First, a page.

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Essay/Term paper: What was the witches' role in macbeth?

Essay, term paper, research paper:  Macbeth

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What Was the Witches' Role in Macbeth?

In Shakespeare's time, many people were superstitious; they believed
that that their lives were strongly influenced, if not dictated by fate. They
also thought that the world was full of supernatural creatures, such as witches,
ghosts, and many other such beings. Shakespeare incorporated these aspects of
belief in his play Mac Beth. The witches, although accurately predicting what
would occur, i.e., Mac Beth would be king, they did not specify how their
prophecies would be realized.

The witches did possess some sort of power (unless they were privy to
some political information which MacBeth was not aware of), otherwise, how could
they have known that MacBeth had been appointed Thane of Cawdor? Of course,
once MacBeth, who, living in such a society, was superstitious, is presented
with Cawdor's title, he believes that the other prediction, namely his kingship,
must come true. Banquo notes the danger inherent in believing (and subsequently
acting on) the witches' predictions; he says, "Were such things here as we do
speak about?/Or have we eaten on the insane root/That takes the reason
prisoner?" Act I, scene 3, ll.83-85.

MacBeth is quite overwhelmed when he hears that he is now the Thane of
Cawdor. However, almost immediately, he starts thinking about how to bring
about his rule as king.

"{Aside} Two truths are told,
As happy prologues to the swelling act
Of the imperial theme.—I thank you, gentlemen.
{Aside} This supernatural soliciting
Cannot be ill, cannot be good. If ill,
Why hath it given me earnest of success,
Commencing in a truth? I am the thane of Cawdor.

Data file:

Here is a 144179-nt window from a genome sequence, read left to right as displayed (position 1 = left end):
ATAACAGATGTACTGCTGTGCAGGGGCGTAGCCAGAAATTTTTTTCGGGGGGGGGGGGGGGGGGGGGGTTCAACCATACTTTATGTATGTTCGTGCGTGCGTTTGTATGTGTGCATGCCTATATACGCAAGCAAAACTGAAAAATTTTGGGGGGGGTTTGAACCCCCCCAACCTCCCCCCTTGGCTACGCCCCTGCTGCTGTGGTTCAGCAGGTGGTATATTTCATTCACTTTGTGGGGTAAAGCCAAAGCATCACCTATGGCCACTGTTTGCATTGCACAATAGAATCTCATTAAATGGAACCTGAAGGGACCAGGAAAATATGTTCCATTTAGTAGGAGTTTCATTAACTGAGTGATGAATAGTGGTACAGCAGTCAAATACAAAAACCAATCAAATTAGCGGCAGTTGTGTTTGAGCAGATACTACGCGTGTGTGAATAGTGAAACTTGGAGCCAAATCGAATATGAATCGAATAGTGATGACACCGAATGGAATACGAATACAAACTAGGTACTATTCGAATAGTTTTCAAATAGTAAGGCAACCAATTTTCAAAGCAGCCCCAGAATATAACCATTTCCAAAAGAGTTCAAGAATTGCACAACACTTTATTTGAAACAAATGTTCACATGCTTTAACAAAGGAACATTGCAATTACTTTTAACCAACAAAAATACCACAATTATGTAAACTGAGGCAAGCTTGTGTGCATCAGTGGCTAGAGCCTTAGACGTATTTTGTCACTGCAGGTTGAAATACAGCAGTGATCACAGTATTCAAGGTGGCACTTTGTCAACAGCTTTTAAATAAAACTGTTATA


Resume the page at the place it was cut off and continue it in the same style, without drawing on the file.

If good, why do I yield to that suggestion
Whose horrid image doth unfix my hair
And make my seated heart knock at my ribs,
Against the use of nature? Present fears
Are less than horrible imaginings;
My thought, whose murder yet is but fantastical,
Shakes so my single state of man that function
Is smothered in surmise; and nothing is
But what is not." (1.3.127-141)

MacBeth seems to be fantasizing about having a direct role in Duncan's
downfall. He apparently believes that the only way to make the witches'
predictions come about, is to act on his urges (although he attained the title
of Cawdor without any extraneous effort).

A wife has a large influence on her husband's thinking. Lady MacBeth
tries to persuade MacBeth to murder Duncan. Throughout Act I, scene 5, there
are many speeches in which she tries to convince him. However, the monologue
most relevant to my theme is Lady MacBeth's first speech:

"Glamis thou art, and Cawdor; and shalt be
What thou art promised. Yet do I fear thy nature;
It is too full o' the milk of human kindness
To catch the nearest way. Thou wouldst be great;
Art not without ambition, but without
The illness should attend it. What thou wouldst highly
That wouldst thou holily; wouldst not play false,
And yet wouldst wrongly win. Thou "ldst have, great Glamis,